“He’s a friend of yours,” Tau chuckled. “But to me, he’s an opportunity.” With that, he plopped the yams on the table where Ezinma was working, and began to leave the room. As he turned around, Oluyemi ran into the hut.
“Mother! Look at the beautiful feather I found!” He then registered his father’s presence, and the too common tension in the room.
“Hello father,” he bowed his head. “Is your day well?”
“Today is not going very well,” he responded. “Your mother is unhappy with my compassion towards the elderly in our village.” He flashed his teeth with a mirthless smile, which discomforted Oluyemi.
“Lies.” muttered Ezinma, quiet enough that nothing but a murmur could be heard. But still, a murmur was all that Tau needed to hear from her.
“I didn’t marry you for your mouth, wench!” he shouted across the hut, and rapidly approached Ezinma. He grabbed her forearm, and she prepared herself for the shock of his hand on her face. But she felt nothing. Then he pulled her close to him, her ear a thumbs length away from his mouth.
“I need your face looking nice tonight. Consider yourself lucky.” he declared. He let Ezinma go, and exited the hut. Ezinma stood deathly still for a moment, only moving to breathe. She then turned to face Oluyemi, who has witnessed the entire incident. He wiped a tear from his brown eye. Ezinma knew she had to comfort him somehow, but she didn’t know what to say.
“He…he loves you very much.” she stammered, not believing the words herself. Oluyemi walked towards her, and tears in her eyes, she embraced him, picking him up in her arms. She was holding her entire word in her hands, her son was all she had ever needed.
Obierika arrived at sundown, and was greeted by Tau at the doorway.
“Greetings Obierika,” he said. “Please come in.” Tau flashed his mirthless smile, exerting himself to make it seem genuine.
“Greetings Tau. “Lion”. Thank you for having me tonight. Where is your family?”
“They are on their way,” said Tau. “Please break the kola nut, while we wait.”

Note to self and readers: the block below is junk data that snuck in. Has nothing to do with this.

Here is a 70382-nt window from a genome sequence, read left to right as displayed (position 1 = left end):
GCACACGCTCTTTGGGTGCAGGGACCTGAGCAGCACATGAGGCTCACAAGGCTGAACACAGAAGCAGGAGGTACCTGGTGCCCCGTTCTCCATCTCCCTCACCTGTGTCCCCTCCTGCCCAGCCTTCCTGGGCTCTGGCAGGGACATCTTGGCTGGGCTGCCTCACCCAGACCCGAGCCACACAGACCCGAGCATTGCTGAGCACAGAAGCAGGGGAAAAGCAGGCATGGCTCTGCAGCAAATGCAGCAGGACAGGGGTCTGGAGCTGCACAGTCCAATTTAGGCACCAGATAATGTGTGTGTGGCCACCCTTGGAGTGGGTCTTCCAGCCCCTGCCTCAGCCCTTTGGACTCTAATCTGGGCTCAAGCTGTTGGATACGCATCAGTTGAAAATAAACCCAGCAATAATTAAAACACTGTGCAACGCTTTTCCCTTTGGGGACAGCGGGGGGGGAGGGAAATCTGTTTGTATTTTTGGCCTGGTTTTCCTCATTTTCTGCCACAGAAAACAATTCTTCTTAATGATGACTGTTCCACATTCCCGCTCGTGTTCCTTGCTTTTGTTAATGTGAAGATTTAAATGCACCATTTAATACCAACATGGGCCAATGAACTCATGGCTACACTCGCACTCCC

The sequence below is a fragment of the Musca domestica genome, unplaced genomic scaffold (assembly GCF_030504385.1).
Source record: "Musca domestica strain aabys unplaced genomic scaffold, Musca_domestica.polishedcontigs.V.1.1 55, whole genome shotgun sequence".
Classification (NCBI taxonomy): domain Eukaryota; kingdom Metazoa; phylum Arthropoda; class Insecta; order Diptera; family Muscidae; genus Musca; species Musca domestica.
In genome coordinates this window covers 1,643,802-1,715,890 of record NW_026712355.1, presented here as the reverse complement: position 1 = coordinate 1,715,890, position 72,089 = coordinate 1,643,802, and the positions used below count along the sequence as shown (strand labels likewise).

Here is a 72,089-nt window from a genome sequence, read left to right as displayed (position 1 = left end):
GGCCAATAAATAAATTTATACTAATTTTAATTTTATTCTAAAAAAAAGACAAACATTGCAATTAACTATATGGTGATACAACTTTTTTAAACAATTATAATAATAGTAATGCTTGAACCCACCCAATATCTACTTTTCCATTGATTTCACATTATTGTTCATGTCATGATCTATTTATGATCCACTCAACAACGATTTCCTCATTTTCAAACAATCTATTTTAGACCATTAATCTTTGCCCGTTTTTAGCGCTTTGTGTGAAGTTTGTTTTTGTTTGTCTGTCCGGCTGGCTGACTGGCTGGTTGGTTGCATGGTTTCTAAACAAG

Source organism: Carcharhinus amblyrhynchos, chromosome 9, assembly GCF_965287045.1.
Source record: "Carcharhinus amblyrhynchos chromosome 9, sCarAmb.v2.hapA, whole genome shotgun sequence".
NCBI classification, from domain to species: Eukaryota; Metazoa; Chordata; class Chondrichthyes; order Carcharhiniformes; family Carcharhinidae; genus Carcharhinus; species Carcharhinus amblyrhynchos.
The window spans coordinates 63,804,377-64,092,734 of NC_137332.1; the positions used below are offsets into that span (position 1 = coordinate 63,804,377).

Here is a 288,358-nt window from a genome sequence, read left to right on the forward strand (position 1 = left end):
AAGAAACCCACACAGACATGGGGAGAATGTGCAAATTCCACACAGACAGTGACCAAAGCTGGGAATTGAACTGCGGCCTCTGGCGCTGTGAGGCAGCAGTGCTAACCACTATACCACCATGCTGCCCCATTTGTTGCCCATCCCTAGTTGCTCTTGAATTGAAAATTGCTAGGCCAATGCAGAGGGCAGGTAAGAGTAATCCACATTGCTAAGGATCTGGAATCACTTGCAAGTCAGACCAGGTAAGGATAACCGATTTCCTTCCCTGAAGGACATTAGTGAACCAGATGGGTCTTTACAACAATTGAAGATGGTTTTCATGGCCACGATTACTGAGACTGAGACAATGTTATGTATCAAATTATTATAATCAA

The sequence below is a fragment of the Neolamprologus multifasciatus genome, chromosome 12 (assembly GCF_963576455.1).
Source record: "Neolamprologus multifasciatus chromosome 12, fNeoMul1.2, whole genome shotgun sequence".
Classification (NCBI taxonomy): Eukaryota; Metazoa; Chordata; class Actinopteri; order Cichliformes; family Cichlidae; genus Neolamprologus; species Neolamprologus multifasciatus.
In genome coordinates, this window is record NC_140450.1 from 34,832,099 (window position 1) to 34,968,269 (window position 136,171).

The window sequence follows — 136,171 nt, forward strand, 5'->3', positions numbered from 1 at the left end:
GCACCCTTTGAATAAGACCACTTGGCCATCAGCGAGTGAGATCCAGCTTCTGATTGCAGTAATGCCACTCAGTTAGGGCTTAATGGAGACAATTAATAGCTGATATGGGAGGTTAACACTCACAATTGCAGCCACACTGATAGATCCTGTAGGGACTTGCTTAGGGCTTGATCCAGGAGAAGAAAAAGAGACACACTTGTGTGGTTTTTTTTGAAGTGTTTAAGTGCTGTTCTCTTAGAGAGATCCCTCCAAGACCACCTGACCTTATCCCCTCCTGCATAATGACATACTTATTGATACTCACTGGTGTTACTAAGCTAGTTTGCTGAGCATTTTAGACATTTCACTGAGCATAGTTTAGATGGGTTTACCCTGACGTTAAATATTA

“Thank you.” said Obierika. His aged fingers struggled for a moment to break the kola nut, but success came with his patience. And then Ezinma entered the room, Oluyemi following close behind her.
“Hello, my dear.” Obierika hugged her. “You look beautiful as ever.”
“Thank you Obierika.” she replied. “It is so good to see you again. You remember our son don’t you?”
“Of course I do,” he grinned, and lifted the boy up, with some trouble. “Oluyemi. “Fulfillment from God.” Of course I remember you.” Oluyemi smiled at the old man. He had a very playful quality about him.
“Enough standing!” Obierika laughed. “Lets eat!” In silent agreement, they all headed for the dining area.
The meal mostly consisted of Tau pestering Obierika with business propositions, and compliments on Obierika’s achievements throughout the years. Obierika looked uninterested throughout Tau’s speech. He spent time looking at Ezinma, noticing the concealed sadness upon her face.
“Ezinma,” he interrupted Tau. “I just wanted to take a moment to say that I am so sorry for the loss of your mother. I wasn’t able to tell you at the burial, and I wanted you to know. Ekwefi was a wonderful woman, and she loved you very dearly.”
“Thank you Obierika,” said Ezinma. “That is very kind of you.”
“Yes very kind,” interrupted Tau, but Obierika silenced him with his hand.
“Did you know that when you were ill as a child, and the priestess had to carry you across the land, Ekwefi followed her the entire way there, never wanting to lose sight of you? She walked until she couldn’t feel her legs, and she couldn’t see her hand in front of her face, just to make sure she wouldn’t lose you. And she did it without her husband. Yes, Okonkwo caught up with her eventually, but she made the journey on her own, because she couldn’t bear the thought of a world without you. And here you are.” Obierika smiled at Ezinma. Tears were in her eyes.
“I did not know that story.” she said. “Thank you.”
“It is my pleasure,” said Obierika.
At night, Tau sat inside the Obi, fuming with anger at his “wasted opportunity.” Oluyemi sat playing with a bit of clay he was using to draw on the floor. As Obierika was walking away from the Obi, Ezinma caught up to him, and reached for him.
“What do I do?” she asked him. “We can’t stay here. Tau hurts us, torments us with his words and his fists. “We can’t stay in Umuofia, because he will torment us for leaving him! And we can’t even go to the church, because they are worshipping a lie! I want to be like my mother, I want to protect my son, but I don’t know where I can go!” Ezinma stopped herself, and stared at him. He responded quietly.
“Ezinma, this boy is your world. He is all you care for. And no matter which god, he is god’s gift to you. You must protect him, you watch him, as your mother watched you all those years ago. You must keep him safe, fed, and sheltered, regardless of how.” He turned, and walked away from the Obi, into the darkness.
When Tau was asleep, Ezinma snuck over to Oluyemi, curled up tight, and gently woke him.
“I will keep you safe,” she said. “Regardless of how.” The boy nodded. And they rose together, and headed into the darkness.